Anyway, this is an interesting takeaway of the book! I haven't read it yet, and wonder if I would have had the same reaction...

Melissa S. said...

My boys are 5 and 3 and both have stuffed animals that are dearly loved and MUST be present at bedtime. However, I would never call another parent at 2:30 in the morning to arrange an exchange. I would be in for a rough, sleepless night of a child insisting that he CAN'T POSSIBLY sleep without Monkey/Froggie, but I would put off making the call until a reasonable hour. (Parents get little enough sleep as it is - I'm not going to deprive another parent of a good night's sleep! :) )

erin kono said...

Although it is possible, given an upset sleepless kid, that a parent might want to call in the middle of the nigt. It's doubtful any reasonable person would ever do it. (I’m pretty sure that in most places, city or country, 2:30 a.m. phone calls remain reserved for tragedies and drunk dials.)

I have, in the past, gone to other lengths. When my daughter’s first lovey was inadvertently thrown from her stroller we tacked up illustrated wanted posters throughout the neighborhood. Luckily a few days later we recieved the call that FuFu had been rescued.

Tanya said...

Absolutely not! I'm a little tough love, though, and not one to foster sentimental attachments to objects. I want my girls to be the types of tough girls who don't need their special bear or whatever. We "luckily" have an abundance of stuffed toys and dolls that are loved quite passionately and would hopefully suffice should a beloved doll become waylaid.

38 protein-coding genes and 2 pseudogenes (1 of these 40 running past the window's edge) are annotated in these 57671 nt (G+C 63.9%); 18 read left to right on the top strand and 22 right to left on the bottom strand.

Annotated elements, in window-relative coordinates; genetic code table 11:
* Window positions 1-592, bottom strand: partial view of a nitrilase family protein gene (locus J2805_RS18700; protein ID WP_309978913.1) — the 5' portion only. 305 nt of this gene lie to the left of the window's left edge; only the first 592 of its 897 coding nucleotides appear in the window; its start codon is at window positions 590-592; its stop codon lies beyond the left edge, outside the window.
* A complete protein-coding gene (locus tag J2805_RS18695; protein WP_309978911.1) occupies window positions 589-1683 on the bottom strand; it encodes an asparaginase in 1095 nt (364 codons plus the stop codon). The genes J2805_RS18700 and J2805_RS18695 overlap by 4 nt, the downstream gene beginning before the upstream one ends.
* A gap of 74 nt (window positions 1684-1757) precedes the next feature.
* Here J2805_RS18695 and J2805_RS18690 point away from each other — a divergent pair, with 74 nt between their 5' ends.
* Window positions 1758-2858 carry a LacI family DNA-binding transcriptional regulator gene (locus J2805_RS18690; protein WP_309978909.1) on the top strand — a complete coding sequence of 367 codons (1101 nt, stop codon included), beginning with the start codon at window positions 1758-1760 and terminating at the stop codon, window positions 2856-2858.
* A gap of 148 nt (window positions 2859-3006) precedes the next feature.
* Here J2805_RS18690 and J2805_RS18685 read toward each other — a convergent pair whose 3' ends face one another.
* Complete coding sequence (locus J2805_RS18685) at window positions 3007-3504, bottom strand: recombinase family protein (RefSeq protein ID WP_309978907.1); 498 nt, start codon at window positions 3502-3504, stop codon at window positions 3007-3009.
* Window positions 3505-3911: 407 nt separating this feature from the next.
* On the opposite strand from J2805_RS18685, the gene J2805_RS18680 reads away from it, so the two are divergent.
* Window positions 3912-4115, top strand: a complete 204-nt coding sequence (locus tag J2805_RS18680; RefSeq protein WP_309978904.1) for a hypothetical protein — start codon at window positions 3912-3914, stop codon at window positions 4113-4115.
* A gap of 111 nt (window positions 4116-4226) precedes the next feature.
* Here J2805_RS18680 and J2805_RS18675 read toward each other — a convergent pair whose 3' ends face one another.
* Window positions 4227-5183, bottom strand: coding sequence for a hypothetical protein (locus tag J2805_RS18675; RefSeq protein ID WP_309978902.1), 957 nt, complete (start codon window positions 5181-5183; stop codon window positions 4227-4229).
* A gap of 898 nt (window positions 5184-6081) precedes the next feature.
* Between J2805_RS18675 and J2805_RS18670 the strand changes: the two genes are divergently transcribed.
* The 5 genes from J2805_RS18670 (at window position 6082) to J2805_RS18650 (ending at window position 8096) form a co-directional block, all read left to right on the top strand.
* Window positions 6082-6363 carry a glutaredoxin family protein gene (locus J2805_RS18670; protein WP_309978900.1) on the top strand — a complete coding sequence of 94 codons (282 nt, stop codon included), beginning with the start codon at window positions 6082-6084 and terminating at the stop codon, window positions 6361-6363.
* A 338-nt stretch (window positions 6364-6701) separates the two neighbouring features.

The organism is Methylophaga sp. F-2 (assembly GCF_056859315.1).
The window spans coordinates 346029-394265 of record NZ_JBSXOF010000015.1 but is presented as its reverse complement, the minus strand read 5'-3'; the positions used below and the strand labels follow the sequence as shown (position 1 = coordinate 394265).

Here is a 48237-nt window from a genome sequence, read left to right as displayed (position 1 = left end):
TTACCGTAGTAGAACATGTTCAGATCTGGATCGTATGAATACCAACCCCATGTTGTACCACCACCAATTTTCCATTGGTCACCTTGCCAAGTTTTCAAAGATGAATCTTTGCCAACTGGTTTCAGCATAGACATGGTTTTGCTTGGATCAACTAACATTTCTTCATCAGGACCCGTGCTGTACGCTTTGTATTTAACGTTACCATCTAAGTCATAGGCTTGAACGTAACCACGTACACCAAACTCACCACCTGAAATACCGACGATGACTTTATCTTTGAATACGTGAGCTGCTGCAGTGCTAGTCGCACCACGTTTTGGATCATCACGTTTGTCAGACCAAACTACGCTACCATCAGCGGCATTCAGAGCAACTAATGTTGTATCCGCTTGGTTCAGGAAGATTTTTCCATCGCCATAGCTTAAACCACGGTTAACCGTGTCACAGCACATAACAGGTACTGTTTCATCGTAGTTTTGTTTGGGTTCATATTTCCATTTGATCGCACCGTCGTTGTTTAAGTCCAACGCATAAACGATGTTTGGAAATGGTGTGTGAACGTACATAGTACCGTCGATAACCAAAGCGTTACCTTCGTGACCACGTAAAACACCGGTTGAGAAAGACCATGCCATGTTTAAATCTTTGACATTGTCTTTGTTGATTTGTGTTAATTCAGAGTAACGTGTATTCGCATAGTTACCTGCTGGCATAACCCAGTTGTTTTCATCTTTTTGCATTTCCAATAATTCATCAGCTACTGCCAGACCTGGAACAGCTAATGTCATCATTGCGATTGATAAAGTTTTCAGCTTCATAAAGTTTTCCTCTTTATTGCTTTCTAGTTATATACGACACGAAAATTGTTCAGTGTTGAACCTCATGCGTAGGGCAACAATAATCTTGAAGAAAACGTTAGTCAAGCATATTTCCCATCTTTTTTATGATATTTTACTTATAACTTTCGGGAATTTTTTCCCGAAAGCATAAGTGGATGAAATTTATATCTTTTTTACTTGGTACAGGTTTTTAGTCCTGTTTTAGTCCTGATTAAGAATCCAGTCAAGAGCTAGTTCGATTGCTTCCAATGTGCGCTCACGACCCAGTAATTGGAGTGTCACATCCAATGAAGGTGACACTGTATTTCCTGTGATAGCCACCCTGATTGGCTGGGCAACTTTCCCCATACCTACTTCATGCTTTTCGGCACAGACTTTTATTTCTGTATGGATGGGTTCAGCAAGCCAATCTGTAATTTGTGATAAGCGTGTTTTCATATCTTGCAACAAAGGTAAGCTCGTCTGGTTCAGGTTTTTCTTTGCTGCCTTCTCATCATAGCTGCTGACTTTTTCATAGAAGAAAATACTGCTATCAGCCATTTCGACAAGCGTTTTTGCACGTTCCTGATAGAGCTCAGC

Abigail said...

I think wonderful books often take a realistic scenario to an unrealistic extreme -- and this is just an example of that. It wouldn't be funny if this drama occurred at afternoon nap time, even though that might be more realistic. Both parent and child can relate to the feelings in this story.

About NYC books -- I'm sure the city is over represented, though maybe not now as much as in the past. I know I grew up (in Oregon) with a powerful affinity for new york that was reinforced when I finally got to visit the city years later. I think between all the wonderful NY books that came out in the 70s and the set of Sesame Street, I just felt like it was a town I knew as well as my own. Which is a pretty cool thing, isn't it?

yamster said...

We have no idea how our children came to be attached to the items they're attached to, but spouse has gone on eBay to find a replica of S's bear. We know other parents who have bought multiples of their child's lovey and cleverly even washed them all at the same time so they have the same amount of wear! That said, I believe (and hope) Mo Willems is exaggerating for effect. At some point you have to put your foot down...

Libby Koponen said...

Thanks everyone. These are all really interesting comments -- and I'm relieved that none of you would call anyone at 2.30 a.m.! Also I agree that it wouldn't have been as exciting if it had happened in the middle of a nap...it would be interesting, too, to see a study on how different parts of the country are represented in children's books. Now there's a project for a grad student somewhere!

Anyhow, thanks for the interesting comments.